It’s OK

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January 10, 2014 by panicpony

Deep in my quite large closet is a trunk.  I made this trunk in high school.  Actually, it was a shop project that I procrastinated on, pretended to work on for an entire semester, and by the time the class was over I had gotten an undeserved B for effort and there was a pile of well sanded, ironed boards that weren’t put together into anything recognizable.  Soon after there was a message on my family answering machine from Mr. Stegman, the shop teacher, telling me to come pick up my trunk.  When my mom and I went down there, I found a beautiful, simple trunk with rounded edges stained a deep, lovely brown.  Mr. Stegman had finished it for me and hadn’t said a thing.  Just, “Here’s the trunk you worked on all semester!”  I was already awkward enough at that age and the awkward situation of a very nice man doing your school work for you and acting as though you had achieved something pretty special was just too much.  God I hope I thanked him, I don’t remember, but I now have this beautiful trunk that’s been one of my most special possessions for about 15 years now.  Inside it are all the many many journals I’ve filled, keepsakes I absolutely don’t want to lose, heirlooms from my elders, and just about anything I think is too special not to hide away.  

That’s the kind of experience I look back on and think, “God you’re such an asshole.  You’ve always been an asshole, you’re the absolute worst!”  Thinking things like this about myself has always been easier than owning up to my actions, going up to the Mr. Stegmans of my life and saying, “Look, you did this great thing for me for no reason other than kindness.  Thank you.”

This is a meandering post, because my heart and mind are all over the damn place right now.  There’s a lot going on and all the bad habits I cling to in time of crisis are excitedly taking their usual places in my confused mind.  Instead of focusing on the pain and sadness I’m selfishly pointing the laser at myself.  How wrong and bad I am, how little purpose I have, how much better I need to be to be worthy.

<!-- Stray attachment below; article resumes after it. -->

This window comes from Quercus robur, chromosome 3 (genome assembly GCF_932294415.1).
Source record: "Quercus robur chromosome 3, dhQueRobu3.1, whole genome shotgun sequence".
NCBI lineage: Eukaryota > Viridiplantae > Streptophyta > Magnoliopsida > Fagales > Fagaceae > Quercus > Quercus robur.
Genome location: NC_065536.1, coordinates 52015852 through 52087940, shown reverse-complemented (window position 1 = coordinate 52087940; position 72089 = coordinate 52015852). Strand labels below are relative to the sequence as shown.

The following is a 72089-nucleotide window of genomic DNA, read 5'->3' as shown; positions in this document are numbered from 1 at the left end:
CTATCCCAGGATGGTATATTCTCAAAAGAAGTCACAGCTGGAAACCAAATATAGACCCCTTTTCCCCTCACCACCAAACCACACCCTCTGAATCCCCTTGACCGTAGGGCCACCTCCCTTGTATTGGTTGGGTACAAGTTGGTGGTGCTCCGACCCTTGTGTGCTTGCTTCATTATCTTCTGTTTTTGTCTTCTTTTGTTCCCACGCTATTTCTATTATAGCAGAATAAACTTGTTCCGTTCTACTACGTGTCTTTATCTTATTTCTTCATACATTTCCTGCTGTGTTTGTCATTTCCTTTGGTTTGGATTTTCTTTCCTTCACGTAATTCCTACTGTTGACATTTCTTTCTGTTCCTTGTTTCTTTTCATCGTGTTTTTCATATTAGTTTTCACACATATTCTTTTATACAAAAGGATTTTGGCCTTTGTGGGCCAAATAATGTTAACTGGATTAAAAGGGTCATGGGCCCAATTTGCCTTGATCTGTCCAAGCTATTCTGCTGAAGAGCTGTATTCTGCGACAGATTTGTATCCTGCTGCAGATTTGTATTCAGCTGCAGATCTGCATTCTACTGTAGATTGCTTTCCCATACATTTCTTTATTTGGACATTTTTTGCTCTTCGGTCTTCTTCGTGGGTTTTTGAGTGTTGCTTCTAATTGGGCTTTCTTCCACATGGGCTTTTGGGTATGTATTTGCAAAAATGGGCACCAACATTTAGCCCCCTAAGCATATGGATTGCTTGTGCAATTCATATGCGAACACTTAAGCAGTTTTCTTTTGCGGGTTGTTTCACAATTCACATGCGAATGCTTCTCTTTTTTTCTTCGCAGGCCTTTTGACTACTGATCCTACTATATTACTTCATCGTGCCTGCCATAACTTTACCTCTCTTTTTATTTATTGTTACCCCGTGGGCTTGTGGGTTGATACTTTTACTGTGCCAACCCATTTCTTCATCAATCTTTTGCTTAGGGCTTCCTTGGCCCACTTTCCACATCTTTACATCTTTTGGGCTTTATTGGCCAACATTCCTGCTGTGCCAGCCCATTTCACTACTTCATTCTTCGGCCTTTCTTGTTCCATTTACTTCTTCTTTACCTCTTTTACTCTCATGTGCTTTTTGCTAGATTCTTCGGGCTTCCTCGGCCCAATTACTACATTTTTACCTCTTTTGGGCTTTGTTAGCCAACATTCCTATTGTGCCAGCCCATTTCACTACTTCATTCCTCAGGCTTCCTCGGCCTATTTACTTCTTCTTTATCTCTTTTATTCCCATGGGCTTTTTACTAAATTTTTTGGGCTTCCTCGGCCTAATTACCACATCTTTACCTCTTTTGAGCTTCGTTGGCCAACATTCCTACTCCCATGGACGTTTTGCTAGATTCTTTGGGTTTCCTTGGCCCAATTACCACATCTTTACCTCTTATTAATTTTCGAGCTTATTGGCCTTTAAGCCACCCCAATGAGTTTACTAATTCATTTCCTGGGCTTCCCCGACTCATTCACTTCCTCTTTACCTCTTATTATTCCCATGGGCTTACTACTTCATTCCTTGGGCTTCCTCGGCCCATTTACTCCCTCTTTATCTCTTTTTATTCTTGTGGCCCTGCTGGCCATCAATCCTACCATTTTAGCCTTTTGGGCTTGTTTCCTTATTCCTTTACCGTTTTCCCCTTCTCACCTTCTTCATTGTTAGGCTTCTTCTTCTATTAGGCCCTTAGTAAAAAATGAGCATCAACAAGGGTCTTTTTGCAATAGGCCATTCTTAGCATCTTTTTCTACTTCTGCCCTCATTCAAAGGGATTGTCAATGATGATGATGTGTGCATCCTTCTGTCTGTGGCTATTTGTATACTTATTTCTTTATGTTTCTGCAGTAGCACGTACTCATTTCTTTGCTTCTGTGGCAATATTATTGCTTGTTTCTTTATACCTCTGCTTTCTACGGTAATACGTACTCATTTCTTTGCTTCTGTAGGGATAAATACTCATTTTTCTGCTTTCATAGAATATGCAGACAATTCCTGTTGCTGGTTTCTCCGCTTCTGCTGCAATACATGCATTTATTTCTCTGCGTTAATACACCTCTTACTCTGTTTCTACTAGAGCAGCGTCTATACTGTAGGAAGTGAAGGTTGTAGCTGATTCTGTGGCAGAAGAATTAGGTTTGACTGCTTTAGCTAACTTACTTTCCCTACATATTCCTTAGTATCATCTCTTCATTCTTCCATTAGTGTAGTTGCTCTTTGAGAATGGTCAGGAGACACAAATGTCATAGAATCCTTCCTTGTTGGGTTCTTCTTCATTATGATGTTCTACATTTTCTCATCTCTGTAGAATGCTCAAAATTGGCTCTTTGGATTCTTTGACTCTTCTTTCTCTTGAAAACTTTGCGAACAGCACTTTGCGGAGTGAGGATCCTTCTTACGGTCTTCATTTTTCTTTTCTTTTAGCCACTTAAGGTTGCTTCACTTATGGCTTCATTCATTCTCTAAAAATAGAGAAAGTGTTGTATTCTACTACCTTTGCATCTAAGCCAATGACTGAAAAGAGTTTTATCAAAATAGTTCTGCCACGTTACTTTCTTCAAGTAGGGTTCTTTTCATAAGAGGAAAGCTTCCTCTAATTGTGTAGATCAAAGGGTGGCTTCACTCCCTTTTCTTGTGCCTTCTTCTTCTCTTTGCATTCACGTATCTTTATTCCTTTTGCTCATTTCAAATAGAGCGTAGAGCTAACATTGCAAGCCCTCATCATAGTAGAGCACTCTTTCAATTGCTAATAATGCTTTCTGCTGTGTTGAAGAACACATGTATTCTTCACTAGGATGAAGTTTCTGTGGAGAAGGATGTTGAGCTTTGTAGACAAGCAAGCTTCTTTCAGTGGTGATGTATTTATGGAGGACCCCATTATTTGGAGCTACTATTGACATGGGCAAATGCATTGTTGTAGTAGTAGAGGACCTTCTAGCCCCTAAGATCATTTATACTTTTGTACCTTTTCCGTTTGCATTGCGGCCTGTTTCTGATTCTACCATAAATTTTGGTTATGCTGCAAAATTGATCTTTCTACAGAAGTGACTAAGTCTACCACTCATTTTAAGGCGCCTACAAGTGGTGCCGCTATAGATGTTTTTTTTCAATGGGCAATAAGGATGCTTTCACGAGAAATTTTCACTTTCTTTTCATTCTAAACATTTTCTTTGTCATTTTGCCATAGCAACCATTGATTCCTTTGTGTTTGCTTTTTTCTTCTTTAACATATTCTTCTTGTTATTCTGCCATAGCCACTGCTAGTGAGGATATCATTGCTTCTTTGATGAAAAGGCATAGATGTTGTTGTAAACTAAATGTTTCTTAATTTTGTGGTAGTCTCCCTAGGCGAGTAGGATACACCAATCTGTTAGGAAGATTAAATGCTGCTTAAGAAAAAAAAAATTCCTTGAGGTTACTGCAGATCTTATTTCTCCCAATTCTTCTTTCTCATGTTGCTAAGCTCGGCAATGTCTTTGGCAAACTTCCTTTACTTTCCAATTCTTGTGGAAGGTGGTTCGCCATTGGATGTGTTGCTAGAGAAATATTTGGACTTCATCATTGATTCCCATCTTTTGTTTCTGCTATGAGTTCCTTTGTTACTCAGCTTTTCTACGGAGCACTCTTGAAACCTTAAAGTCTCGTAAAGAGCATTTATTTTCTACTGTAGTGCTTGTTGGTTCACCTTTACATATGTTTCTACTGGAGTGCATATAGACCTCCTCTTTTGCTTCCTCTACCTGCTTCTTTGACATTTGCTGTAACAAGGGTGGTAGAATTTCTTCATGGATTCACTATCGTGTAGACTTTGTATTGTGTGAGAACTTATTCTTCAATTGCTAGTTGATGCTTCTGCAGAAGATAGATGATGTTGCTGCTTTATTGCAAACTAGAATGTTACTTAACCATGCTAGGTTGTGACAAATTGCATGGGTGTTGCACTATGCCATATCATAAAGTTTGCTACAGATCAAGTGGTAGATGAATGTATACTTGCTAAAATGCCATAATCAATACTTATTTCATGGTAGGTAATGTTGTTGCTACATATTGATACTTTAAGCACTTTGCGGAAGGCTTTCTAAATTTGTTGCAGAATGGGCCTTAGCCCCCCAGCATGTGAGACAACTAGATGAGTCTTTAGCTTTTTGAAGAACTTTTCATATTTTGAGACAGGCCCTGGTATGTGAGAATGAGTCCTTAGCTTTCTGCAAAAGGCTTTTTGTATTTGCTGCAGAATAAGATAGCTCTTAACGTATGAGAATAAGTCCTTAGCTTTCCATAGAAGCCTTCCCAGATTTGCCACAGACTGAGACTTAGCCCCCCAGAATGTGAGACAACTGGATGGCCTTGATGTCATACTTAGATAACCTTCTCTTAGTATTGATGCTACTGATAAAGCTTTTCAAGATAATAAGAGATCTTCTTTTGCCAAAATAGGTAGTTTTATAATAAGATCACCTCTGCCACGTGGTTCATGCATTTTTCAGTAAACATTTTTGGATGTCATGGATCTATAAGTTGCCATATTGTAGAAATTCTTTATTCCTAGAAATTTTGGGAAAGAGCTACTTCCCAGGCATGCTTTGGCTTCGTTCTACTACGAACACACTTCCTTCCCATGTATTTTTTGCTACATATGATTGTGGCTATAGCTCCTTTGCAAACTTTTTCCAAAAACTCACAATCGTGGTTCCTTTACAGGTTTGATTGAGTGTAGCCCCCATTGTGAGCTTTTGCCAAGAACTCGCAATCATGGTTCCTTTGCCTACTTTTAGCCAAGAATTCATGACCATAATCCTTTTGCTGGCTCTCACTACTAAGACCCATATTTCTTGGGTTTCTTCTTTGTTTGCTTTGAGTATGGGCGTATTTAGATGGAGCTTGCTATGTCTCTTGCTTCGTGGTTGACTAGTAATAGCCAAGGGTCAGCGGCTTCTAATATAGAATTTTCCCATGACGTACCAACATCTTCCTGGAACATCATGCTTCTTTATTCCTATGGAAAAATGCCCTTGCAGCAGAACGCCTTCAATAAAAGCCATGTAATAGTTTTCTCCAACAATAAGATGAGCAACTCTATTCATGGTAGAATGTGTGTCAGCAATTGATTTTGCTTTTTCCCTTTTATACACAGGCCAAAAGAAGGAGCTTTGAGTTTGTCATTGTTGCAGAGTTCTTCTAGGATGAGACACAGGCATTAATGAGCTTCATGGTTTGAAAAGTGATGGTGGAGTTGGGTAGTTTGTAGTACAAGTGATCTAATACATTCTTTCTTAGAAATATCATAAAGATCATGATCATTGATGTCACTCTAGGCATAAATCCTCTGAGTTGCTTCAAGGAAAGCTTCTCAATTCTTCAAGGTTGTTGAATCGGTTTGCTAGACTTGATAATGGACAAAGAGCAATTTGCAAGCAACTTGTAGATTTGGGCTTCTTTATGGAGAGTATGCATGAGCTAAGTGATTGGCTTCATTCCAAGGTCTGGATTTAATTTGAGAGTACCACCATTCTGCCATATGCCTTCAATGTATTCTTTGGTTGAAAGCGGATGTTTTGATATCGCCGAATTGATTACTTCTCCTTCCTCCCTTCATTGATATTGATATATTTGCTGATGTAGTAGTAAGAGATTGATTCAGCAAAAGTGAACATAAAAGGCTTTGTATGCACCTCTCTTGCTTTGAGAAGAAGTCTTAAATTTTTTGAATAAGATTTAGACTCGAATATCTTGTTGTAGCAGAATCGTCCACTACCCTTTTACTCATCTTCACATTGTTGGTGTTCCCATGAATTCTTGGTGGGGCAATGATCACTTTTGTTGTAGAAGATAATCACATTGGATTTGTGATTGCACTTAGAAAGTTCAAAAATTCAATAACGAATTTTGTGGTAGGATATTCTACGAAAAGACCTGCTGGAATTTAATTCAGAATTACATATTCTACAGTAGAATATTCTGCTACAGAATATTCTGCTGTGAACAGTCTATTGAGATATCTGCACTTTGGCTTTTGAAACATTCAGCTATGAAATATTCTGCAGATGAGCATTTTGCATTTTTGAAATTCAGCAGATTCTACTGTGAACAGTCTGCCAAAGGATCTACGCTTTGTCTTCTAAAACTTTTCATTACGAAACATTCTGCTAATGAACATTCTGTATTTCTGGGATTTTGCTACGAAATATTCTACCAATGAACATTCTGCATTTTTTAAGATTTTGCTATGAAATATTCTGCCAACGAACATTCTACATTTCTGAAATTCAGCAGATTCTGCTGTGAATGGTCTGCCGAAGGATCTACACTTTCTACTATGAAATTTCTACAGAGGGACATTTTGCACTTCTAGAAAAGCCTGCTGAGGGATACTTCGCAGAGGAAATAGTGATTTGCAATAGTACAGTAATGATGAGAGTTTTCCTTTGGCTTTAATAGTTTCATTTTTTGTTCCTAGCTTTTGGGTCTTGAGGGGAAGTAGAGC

I don’t know if this is all that unusual.  I think most of us find ways to avoid pain and grief.  I don’t want to do that anymore, especially because what I’m grieving deserves the honor of my sadness.  What I’m grieving is worthy of despair.  It’s worthy of anger, fear, and the bleakness of the moments we are forced to face mortality.  

It’s ok to admit all of these feelings are ok, it’s ok that I need as much time as I need to deal with a heart shattering loss.

It’s ok to feel your insides screaming as you watch someone who parented you slip away.

It’s ok to despair over the loss of the spaces in your life where you felt completely and unconditionally safe and loved.  We were given those times to get us through the days that feel empty, dangerous, and abjectly alone.  

It’s ok that the way you respond to tragedy mirrors a lot of how you deal with every day life.  It’s ok to learn from this to become healthier, stronger, more aware, more gentle with yourself all the time, even on the easy days of your life.  

It’s ok to get whatever help you need. It’s ok to tell friends you can’t handle anything right now.  It’s ok to see your counselor every day.  It’s ok to tell your doctor you need a little extra medication to get you through the pain.  IT’S OK TO ASK FOR HELP.

It’s ok to be human.  

I’m watching and waiting as my beloved Grammie makes her way from her body.  Peacefully and with courage she is waiting to meet her husband and her ancestors.  Would that I had the same peace and courage.  How difficult this earth will be for me without this person who gives me nothing but unconditional love, no questions asked.  

If anything I am learning that the awkward interactions in life matter little, that I’m strong enough to confront them.  I am pulling all the energy I can around me and my family so that we may be strong enough not to confront this, but just simply to allow it and to allow ourselves to do what is necessary to heal.  

It’s OK.  



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